There are two moments, both in the crucial third set, that will keep Grigor Dimitrov from sleeping tonight.
A pair of forehand errors at 6-6 and 7-8 in the third-set tiebreak when the match was still in the balance helped seal Dimitrov's fate in Wednesday's 3-6 7-6(3) 7-6(7) 6-2 loss to world No.1 Rafael Nadal at Rod Laver Arena.
Playing in his first Grand Slam quarterfinal, 22nd-seeded Dimitrov started the cleaner of the pair.
Booming serves mixed with crushing forehands forced Nadal well beyond the baseline and into catch-up mode.
Dimitrov stated his intent early, breaking Nadal in the second game of the match. Four aces in his first two service games gave Dimitrov an edge that Nadal could not blunt.
The Bulgarian stationed himself on the baseline where he dictated play for most of the opening set, a position that Nadal is not used to finding himself.
And after just 32 minutes, Nadal found himself in another unfamiliar position – one set down. Dimitrov did what nobody else has managed to do this tournament – take a set off the world No.1 – and he did it in style.
Eight aces and some imposing forehand winners the bedrock of Dimitrov's first-set success. Nadal, on the other hand, did not look to be at his best.
So it was a pleasant surprise for Nadal’s legion of fans when he broke Dimitrov in the second game of the second set with an off-forehand winner of his own. But it didn’t last long – he was broken straight back in the next game.
In the second set, the rallies grew longer as the Spaniard worked his way into the match.
Dimitrov, however, still had more tricks up his sleeve, showing off his full repertoire of skills including a chopped forehand volley that bounced backwards as soon as it hit the court, making it impossible for Nadal to get near the ball.
Nadal raised his level, but for every question he asked of Dimitrov, the Bulgarian had an answer. Until the tiebreak.
Some sloppy play from Dimitrov allowed Nadal to race to a 4-1 lead that he was unable to claw back. The top seed closed out the tiebreak 7-3 and roared in celebration, knowing just how important it was to tie the match and halt Dimitrov’s momentum.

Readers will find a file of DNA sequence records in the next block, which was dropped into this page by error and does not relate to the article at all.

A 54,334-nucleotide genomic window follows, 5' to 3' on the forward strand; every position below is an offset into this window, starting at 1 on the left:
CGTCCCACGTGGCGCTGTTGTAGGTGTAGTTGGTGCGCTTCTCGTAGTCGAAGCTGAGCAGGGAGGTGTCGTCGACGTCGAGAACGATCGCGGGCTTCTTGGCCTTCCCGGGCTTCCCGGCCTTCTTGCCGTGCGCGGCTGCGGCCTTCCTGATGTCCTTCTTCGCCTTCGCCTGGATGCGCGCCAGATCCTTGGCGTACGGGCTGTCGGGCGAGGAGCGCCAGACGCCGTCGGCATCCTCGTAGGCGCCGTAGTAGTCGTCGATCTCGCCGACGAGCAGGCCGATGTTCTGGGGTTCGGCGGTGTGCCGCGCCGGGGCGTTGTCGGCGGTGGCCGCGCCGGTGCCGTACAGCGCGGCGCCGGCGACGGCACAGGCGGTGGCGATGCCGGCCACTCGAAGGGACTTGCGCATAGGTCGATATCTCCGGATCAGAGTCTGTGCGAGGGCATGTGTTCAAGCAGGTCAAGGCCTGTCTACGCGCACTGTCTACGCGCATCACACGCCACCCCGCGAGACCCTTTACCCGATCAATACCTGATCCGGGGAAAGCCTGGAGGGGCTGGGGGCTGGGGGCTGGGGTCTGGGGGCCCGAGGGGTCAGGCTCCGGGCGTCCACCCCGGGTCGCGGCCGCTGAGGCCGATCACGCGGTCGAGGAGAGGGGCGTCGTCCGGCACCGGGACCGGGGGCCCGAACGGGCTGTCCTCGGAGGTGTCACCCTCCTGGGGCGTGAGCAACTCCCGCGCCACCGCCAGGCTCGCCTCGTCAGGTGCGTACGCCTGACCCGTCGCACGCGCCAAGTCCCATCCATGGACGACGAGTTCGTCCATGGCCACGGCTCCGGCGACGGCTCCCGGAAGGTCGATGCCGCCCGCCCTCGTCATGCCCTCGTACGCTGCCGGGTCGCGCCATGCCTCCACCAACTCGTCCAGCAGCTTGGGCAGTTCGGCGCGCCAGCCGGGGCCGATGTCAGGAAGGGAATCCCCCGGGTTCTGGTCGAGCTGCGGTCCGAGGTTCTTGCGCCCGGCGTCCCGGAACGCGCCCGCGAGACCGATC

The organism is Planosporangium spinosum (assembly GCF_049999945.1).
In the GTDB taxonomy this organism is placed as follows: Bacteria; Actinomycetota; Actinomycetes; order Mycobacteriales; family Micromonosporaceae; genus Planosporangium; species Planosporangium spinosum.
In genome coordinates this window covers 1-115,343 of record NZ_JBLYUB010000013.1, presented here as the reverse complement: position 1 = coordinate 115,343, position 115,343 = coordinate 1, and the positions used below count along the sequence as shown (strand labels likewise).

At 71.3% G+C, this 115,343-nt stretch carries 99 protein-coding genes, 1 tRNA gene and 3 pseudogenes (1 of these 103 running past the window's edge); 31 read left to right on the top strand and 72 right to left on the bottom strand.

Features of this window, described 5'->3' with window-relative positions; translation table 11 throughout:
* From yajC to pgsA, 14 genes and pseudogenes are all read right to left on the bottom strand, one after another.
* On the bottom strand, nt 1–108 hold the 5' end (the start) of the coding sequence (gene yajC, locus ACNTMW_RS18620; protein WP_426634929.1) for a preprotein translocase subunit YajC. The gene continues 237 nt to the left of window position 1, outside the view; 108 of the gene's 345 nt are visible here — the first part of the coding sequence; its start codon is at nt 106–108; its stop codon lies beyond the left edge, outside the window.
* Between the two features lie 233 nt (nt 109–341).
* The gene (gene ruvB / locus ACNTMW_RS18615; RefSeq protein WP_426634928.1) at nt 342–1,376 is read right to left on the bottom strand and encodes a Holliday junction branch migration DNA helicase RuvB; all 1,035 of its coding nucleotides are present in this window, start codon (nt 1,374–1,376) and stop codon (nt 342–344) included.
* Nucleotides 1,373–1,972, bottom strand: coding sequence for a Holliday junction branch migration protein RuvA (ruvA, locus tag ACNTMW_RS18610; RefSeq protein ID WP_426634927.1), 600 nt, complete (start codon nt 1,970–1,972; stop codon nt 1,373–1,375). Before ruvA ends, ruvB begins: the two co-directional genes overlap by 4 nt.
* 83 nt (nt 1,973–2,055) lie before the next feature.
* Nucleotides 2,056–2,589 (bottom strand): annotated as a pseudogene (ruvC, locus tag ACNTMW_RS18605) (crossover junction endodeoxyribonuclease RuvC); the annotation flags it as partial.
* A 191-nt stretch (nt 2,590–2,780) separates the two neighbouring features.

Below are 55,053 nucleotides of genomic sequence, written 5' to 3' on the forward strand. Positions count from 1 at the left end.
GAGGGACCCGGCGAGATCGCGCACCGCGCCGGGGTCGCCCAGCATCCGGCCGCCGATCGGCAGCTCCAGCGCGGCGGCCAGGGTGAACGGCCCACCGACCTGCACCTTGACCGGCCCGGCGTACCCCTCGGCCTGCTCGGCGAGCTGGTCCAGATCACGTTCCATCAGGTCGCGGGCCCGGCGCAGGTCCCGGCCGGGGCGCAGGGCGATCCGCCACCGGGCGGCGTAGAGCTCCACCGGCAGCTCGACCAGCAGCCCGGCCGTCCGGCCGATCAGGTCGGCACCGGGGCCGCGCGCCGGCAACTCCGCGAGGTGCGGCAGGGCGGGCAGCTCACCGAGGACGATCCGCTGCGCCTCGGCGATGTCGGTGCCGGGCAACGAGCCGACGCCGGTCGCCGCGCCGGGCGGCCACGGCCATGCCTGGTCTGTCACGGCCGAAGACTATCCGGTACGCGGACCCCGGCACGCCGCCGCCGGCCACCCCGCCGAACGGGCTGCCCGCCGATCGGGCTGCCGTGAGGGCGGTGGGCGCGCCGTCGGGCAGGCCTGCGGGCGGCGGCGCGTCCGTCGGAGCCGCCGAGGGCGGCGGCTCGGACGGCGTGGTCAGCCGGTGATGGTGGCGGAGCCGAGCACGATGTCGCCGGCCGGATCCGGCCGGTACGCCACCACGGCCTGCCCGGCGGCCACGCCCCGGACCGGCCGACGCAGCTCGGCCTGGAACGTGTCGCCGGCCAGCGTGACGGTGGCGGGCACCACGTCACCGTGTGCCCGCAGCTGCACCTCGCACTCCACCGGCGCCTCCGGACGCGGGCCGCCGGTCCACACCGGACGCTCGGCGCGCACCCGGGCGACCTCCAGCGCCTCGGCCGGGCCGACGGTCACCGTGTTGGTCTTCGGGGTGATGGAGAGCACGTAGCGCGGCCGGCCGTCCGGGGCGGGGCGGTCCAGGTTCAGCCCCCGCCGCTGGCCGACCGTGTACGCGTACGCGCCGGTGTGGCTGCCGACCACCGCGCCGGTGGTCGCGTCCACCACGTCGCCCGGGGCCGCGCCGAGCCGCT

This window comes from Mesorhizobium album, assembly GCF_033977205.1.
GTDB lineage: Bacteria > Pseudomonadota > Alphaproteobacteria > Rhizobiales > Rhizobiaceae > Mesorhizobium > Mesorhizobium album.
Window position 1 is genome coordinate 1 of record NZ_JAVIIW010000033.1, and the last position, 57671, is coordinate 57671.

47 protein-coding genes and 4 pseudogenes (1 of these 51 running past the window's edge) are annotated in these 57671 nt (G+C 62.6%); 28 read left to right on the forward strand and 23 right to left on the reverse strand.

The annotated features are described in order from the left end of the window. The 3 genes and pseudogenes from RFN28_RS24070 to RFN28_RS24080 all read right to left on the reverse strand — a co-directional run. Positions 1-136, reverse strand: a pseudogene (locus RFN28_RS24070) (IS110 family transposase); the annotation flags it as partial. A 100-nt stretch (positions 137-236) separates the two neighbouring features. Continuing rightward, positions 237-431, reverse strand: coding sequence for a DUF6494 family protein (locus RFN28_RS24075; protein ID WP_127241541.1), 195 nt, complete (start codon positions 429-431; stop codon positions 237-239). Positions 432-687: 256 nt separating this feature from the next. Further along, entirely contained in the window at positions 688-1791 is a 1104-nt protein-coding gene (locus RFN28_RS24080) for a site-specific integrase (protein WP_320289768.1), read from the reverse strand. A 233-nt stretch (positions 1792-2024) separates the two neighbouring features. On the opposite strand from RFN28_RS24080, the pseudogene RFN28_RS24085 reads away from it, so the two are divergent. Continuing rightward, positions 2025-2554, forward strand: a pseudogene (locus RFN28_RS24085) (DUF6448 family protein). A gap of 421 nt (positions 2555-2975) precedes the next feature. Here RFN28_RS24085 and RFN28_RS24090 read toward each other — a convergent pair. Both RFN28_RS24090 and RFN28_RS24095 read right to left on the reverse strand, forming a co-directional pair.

Nadal continued to assert himself on the match in the third set. Some high-spinning forehands to Dimitrov's backhand forced him well beyond the baseline, allowing Nadal to step in and finish the point.
Similarly to the second set, Nadal broke early but Dimitrov quelled the advantage with a break of his own.
Another tiebreak, and again it was Nadal who grabbed the mini-break only for Dimitrov to work his way back. And just when it seemed Dimitrov was on the cusp of claiming the tiebreak, he threw it away.
Those two forehand errors, when Dimitrov had Nadal at his mercy, swung the match decisively. When asked about the two missed opportunities, Dimitrov was close to tears.
"What can I say? It hurts," said Dimitrov. "You know, I'm happy that I took the decision. Once you take [a] decision, never look back. Same thing in life: you make mistakes, you make mistakes. It's in the past."
Nadal, the beneficiary of Dimitrov's misses, knew that his fate lay in his opponent's hands.
"I was so lucky. I had especially one set point, he missed a forehand, an easy one … I felt that anything could happen."
Leading two sets to one, Nadal turned on the afterburners in the fourth set. A backhand passing shot that scorched down the line on break point in the second game was the last straw for Dimitrov.
To his credit the 22nd seed saw off three match points in the eighth game but he couldn't hold Nadal off forever, the Spaniard clinching the match when Dimitrov sprayed a forehand wide.
After the match, Nadal warmly embraced an emotional Dimitrov at the net and then paid tribute to him.
"He has everything to become a great champion," said Nadal, who will now prepare for his fourth Melbourne semifinal, which will be his 22nd Grand Slam semifinal overall.
Next up for Nadal will be either fourth seed Andy Murray or sixth seed Roger Federer.